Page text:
KeySure PO Box 362 Hudson NY 12534-0362
In the June 2004 issue we discussed the KeyController, which allows you to put things in plastic boxes that, once sealed, can only be opened by breaking them. Because they have become increasingly useful to us, we decided to discuss them again, lest their utility be overlooked.
The Key Controllers are .75 inch deep by 4.75 inches by 3 inches. They come in two flavors: One is opaque blue and the other is clear.
In the majority of cases you don’t care whether the contents are visible, so the choice of which to use is random: You merely want to be able to tell, after the fact, whether or not the box has been opened, which you can tell by the fact that it has been destroyed.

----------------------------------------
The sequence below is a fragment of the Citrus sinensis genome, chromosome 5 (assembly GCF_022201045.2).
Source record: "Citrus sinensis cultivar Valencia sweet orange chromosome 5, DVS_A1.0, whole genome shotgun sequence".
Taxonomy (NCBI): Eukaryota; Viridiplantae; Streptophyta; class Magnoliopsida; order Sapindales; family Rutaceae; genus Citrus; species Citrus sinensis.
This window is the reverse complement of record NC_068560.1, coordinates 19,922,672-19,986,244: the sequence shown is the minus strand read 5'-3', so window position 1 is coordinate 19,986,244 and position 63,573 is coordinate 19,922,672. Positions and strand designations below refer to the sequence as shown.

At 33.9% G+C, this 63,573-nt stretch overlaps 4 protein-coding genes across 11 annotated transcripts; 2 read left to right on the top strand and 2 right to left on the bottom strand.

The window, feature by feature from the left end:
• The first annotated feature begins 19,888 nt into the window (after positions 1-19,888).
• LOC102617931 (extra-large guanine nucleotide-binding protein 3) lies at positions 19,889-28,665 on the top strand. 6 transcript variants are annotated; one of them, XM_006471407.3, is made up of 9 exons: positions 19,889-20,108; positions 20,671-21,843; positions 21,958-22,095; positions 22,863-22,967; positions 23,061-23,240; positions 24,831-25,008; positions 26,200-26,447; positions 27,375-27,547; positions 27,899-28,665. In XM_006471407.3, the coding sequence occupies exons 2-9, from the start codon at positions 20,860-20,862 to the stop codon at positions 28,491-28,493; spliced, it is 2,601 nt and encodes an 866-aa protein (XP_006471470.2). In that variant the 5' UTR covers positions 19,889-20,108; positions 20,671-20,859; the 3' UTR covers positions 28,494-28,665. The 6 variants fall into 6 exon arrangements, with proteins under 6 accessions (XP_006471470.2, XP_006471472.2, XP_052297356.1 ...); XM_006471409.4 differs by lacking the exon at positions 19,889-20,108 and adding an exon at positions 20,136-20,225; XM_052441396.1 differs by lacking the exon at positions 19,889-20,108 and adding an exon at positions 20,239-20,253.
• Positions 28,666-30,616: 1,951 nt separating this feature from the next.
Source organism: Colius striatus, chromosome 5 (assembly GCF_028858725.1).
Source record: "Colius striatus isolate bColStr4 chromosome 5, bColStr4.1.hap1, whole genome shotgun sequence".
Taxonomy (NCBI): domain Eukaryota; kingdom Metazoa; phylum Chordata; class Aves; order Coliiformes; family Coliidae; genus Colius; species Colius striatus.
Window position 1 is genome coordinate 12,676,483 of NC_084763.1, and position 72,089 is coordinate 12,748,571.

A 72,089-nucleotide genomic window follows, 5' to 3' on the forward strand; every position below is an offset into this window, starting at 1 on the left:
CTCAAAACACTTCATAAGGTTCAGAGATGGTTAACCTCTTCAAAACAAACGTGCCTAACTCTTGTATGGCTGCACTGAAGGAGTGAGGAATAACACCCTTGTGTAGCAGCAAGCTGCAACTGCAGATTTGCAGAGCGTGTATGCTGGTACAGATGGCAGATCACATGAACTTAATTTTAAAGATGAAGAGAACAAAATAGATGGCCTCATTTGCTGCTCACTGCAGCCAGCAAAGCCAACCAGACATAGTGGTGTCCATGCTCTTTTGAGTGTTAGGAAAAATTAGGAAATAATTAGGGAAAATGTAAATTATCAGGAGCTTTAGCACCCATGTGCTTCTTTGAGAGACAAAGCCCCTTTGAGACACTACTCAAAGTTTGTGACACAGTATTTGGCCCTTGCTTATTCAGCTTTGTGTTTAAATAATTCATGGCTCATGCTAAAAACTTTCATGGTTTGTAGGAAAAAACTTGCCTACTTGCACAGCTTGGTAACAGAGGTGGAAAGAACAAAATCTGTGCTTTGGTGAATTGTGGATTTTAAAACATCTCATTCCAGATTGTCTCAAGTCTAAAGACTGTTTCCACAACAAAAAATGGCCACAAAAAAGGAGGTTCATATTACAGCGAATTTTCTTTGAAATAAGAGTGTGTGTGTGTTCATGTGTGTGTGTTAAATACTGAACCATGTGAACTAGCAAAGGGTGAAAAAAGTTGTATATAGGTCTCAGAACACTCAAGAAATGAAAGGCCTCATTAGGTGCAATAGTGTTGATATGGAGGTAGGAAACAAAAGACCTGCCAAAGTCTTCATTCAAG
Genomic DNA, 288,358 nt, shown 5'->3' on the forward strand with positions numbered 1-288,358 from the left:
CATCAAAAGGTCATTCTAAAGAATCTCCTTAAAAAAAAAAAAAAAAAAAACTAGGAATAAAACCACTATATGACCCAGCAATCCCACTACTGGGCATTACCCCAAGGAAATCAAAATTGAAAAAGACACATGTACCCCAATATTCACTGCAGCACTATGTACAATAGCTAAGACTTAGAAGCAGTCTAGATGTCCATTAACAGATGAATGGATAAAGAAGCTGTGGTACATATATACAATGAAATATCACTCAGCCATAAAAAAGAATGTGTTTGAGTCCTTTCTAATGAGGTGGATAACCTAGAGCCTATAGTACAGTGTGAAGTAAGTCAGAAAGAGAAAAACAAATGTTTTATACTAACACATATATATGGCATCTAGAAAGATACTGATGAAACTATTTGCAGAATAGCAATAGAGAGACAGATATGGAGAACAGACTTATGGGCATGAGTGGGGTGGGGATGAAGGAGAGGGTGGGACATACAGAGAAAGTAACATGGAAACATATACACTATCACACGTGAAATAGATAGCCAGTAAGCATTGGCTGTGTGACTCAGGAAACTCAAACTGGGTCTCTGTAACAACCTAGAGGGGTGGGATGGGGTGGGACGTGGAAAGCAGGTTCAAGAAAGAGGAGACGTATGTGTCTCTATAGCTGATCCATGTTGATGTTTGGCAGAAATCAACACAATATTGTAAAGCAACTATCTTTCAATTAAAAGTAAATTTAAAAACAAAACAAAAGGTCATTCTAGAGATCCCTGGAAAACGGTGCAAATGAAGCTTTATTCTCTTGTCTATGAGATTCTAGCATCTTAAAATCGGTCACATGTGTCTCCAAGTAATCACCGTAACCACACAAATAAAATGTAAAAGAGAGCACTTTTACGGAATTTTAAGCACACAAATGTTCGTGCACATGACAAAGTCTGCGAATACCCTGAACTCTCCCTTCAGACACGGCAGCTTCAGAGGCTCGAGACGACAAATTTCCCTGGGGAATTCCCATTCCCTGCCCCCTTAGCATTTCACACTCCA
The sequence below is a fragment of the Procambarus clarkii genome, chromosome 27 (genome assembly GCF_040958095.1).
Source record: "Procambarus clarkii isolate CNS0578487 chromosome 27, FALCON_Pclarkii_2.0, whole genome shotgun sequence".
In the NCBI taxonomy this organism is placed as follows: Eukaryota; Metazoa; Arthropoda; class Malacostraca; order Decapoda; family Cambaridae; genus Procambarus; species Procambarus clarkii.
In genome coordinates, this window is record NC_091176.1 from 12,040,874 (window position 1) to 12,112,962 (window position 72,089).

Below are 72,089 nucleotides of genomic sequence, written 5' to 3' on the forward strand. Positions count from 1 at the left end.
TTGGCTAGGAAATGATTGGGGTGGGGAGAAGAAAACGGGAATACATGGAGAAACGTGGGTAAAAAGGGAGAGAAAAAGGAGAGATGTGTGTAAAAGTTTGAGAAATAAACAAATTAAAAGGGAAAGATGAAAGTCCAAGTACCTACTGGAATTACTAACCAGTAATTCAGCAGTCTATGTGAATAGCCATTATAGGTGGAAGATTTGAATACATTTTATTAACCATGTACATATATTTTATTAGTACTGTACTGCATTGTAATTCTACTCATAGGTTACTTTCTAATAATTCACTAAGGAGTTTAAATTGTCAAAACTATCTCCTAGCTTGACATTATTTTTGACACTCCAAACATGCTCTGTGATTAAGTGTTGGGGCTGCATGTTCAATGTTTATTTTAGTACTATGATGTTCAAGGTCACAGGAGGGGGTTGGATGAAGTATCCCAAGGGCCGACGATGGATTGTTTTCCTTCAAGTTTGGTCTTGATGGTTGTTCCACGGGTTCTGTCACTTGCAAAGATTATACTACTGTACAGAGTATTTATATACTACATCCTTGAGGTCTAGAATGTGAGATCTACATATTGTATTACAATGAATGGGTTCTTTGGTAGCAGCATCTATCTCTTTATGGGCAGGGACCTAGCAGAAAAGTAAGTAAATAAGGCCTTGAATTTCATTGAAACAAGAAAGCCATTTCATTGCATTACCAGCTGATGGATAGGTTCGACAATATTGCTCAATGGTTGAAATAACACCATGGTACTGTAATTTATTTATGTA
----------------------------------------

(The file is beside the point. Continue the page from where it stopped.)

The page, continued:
On the other hand, there are cases in which you either don’t want anyone to know what is in the box (in which case the opaque case would be appropriate) or you want everyone to know what is in the box (in which case the clear box is the appropriate choice.
ÆGIS, April 2006 9While the obvious use for the Key Controller is to hold keys, we have also used them to hold passwords, instructions, and the occasional small item. In all cases the goal is to make sure that we can tell, after the fact, whether or not the case has been opened.
The idea of a one-time use container is one of those ideas that is so obvious that we wonder why we didn’t think of it ourselves. Fortunately, someone else though of it, and it is readily available. We believe that if you give it even a little thought, you will discover that you have uses for the Key Controller, too.